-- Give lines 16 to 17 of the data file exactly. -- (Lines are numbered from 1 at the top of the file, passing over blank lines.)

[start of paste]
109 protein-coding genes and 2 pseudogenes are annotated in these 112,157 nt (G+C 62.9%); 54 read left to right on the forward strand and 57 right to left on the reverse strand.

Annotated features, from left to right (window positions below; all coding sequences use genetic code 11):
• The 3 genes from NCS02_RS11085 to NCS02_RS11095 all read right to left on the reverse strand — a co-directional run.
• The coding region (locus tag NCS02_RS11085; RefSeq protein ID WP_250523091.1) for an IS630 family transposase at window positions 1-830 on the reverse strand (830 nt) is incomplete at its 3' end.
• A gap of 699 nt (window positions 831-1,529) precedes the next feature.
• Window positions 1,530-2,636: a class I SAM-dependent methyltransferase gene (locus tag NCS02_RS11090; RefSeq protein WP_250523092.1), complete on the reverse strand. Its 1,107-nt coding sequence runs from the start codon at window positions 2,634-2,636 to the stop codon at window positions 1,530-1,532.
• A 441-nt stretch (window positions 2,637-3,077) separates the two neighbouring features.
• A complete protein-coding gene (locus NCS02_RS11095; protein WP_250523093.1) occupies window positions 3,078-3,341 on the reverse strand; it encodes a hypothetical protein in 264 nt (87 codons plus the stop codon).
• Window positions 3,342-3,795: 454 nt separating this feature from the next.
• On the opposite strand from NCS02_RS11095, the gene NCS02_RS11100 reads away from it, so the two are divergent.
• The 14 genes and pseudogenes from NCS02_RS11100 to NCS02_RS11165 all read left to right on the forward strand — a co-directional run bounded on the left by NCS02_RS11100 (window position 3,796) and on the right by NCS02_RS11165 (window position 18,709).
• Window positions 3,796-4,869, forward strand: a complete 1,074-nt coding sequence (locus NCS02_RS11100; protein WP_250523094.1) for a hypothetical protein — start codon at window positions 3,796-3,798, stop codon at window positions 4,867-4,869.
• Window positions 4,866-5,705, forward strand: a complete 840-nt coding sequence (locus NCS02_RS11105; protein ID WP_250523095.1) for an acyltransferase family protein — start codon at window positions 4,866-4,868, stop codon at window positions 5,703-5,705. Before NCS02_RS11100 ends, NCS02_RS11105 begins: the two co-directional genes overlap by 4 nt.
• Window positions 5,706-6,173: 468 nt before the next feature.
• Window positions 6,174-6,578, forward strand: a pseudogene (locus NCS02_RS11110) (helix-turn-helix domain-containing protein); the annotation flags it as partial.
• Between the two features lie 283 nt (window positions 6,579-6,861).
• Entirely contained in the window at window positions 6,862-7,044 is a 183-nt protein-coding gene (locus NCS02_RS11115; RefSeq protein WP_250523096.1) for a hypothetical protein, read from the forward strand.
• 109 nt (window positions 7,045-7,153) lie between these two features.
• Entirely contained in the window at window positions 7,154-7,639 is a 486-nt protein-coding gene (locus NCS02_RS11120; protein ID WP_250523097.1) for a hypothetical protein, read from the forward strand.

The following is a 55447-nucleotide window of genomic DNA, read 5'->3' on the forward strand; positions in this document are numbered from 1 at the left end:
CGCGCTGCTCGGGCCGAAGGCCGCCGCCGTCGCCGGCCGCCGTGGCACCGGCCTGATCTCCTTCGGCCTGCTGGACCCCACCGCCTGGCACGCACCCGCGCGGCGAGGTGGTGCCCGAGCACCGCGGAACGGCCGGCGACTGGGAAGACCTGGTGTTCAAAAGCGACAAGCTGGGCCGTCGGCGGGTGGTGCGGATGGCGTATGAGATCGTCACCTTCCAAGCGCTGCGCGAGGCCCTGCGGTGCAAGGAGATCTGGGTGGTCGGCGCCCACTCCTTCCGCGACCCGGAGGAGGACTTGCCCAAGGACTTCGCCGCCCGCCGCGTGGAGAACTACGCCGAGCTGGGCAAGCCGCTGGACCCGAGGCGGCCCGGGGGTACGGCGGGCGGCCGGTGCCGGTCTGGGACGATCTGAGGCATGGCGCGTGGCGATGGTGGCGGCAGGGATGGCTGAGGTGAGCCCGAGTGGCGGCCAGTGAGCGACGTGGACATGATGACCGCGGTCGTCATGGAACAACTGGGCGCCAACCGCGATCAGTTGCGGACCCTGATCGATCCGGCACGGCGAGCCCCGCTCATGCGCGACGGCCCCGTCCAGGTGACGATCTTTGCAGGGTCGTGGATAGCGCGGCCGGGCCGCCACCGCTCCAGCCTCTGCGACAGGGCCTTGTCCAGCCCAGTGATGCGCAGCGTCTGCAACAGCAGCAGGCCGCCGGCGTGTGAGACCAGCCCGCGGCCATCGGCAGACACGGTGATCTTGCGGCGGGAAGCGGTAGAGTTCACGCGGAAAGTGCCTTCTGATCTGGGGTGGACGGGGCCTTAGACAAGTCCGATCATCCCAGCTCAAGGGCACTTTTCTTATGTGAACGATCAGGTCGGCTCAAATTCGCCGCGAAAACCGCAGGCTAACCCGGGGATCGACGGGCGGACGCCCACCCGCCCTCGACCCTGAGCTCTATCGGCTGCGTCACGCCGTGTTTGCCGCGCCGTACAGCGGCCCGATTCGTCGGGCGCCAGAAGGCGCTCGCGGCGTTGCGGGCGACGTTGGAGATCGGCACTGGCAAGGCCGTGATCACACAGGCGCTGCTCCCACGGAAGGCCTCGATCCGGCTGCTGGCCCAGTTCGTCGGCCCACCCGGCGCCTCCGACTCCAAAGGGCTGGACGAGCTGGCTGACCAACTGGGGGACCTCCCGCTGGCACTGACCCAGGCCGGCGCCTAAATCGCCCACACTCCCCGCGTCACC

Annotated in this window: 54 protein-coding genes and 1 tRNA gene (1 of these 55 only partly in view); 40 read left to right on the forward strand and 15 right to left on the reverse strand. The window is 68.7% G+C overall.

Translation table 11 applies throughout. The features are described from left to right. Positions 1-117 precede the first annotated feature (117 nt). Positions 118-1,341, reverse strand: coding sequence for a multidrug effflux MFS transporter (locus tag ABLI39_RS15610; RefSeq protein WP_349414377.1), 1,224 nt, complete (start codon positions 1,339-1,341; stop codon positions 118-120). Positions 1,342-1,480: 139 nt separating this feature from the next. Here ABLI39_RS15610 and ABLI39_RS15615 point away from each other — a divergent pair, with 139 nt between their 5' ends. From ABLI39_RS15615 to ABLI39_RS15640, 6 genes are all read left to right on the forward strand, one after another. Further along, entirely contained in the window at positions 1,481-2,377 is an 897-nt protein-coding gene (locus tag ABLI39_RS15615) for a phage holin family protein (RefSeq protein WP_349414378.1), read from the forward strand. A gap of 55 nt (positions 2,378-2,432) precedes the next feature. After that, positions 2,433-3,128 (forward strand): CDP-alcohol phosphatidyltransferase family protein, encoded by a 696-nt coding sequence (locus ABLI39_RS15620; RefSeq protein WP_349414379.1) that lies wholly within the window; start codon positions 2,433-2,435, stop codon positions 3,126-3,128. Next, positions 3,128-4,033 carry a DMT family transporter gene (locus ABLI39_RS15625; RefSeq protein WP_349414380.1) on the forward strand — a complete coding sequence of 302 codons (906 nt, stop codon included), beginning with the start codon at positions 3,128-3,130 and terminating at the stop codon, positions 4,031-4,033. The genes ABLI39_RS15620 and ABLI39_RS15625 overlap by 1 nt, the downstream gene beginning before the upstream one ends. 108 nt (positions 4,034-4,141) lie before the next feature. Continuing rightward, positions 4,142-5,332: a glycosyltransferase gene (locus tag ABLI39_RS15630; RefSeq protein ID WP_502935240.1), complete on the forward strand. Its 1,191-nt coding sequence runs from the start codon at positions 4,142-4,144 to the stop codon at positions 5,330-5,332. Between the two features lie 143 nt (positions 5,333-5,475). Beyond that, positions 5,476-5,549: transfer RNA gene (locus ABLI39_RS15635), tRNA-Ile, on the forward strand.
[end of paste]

• Between the two features lie 283 nt (window positions 6,579-6,861).
• Entirely contained in the window at window positions 6,862-7,044 is a 183-nt protein-coding gene (locus NCS02_RS11115; RefSeq protein WP_250523096.1) for a hypothetical protein, read from the forward strand.